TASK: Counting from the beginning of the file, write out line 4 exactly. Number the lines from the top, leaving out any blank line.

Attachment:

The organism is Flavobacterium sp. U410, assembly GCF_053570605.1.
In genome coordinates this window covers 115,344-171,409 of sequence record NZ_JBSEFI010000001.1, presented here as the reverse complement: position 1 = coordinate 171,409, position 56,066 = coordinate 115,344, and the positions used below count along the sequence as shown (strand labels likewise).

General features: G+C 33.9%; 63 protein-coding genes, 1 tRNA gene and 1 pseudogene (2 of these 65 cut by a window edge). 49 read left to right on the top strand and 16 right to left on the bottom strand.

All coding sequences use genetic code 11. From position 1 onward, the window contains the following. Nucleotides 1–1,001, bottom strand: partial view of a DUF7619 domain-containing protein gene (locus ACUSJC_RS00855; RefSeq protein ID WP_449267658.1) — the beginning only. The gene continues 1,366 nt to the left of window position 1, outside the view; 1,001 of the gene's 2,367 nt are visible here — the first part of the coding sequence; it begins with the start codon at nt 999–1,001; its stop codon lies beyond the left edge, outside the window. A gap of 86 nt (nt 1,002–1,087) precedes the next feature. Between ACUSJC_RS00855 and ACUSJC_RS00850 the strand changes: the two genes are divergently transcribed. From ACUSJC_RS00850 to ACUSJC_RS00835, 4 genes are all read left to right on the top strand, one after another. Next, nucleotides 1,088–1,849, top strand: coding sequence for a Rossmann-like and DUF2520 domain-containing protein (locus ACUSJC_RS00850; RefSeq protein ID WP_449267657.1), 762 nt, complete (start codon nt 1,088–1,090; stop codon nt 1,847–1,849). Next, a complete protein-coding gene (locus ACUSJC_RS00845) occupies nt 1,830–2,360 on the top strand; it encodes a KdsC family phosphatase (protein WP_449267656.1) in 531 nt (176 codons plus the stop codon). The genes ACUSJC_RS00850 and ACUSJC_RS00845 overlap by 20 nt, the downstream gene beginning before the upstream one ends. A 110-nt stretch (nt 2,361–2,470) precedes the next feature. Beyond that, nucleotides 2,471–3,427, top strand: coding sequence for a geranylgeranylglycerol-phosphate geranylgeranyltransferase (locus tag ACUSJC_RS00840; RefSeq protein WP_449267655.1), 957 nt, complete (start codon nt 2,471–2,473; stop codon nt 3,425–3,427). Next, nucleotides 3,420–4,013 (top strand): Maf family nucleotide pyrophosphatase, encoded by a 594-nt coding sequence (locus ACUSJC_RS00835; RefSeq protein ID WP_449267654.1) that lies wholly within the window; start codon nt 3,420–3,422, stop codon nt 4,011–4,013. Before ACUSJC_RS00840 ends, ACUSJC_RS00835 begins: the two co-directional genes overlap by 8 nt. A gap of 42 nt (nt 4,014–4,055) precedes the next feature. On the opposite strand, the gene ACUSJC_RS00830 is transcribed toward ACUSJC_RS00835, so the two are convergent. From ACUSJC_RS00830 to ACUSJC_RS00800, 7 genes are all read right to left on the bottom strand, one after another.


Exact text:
All coding sequences use genetic code 11. From position 1 onward, the window contains the following. Nucleotides 1–1,001, bottom strand: partial view of a DUF7619 domain-containing protein gene (locus ACUSJC_RS00855; RefSeq protein ID WP_449267658.1) — the beginning only. The gene continues 1,366 nt to the left of window position 1, outside the view; 1,001 of the gene's 2,367 nt are visible here — the first part of the coding sequence; it begins with the start codon at nt 999–1,001; its stop codon lies beyond the left edge, outside the window. A gap of 86 nt (nt 1,002–1,087) precedes the next feature. Between ACUSJC_RS00855 and ACUSJC_RS00850 the strand changes: the two genes are divergently transcribed. From ACUSJC_RS00850 to ACUSJC_RS00835, 4 genes are all read left to right on the top strand, one after another. Next, nucleotides 1,088–1,849, top strand: coding sequence for a Rossmann-like and DUF2520 domain-containing protein (locus ACUSJC_RS00850; RefSeq protein ID WP_449267657.1), 762 nt, complete (start codon nt 1,088–1,090; stop codon nt 1,847–1,849). Next, a complete protein-coding gene (locus ACUSJC_RS00845) occupies nt 1,830–2,360 on the top strand; it encodes a KdsC family phosphatase (protein WP_449267656.1) in 531 nt (176 codons plus the stop codon). The genes ACUSJC_RS00850 and ACUSJC_RS00845 overlap by 20 nt, the downstream gene beginning before the upstream one ends. A 110-nt stretch (nt 2,361–2,470) precedes the next feature. Beyond that, nucleotides 2,471–3,427, top strand: coding sequence for a geranylgeranylglycerol-phosphate geranylgeranyltransferase (locus tag ACUSJC_RS00840; RefSeq protein WP_449267655.1), 957 nt, complete (start codon nt 2,471–2,473; stop codon nt 3,425–3,427). Next, nucleotides 3,420–4,013 (top strand): Maf family nucleotide pyrophosphatase, encoded by a 594-nt coding sequence (locus ACUSJC_RS00835; RefSeq protein ID WP_449267654.1) that lies wholly within the window; start codon nt 3,420–3,422, stop codon nt 4,011–4,013. Before ACUSJC_RS00840 ends, ACUSJC_RS00835 begins: the two co-directional genes overlap by 8 nt. A gap of 42 nt (nt 4,014–4,055) precedes the next feature. On the opposite strand, the gene ACUSJC_RS00830 is transcribed toward ACUSJC_RS00835, so the two are convergent. From ACUSJC_RS00830 to ACUSJC_RS00800, 7 genes are all read right to left on the bottom strand, one after another.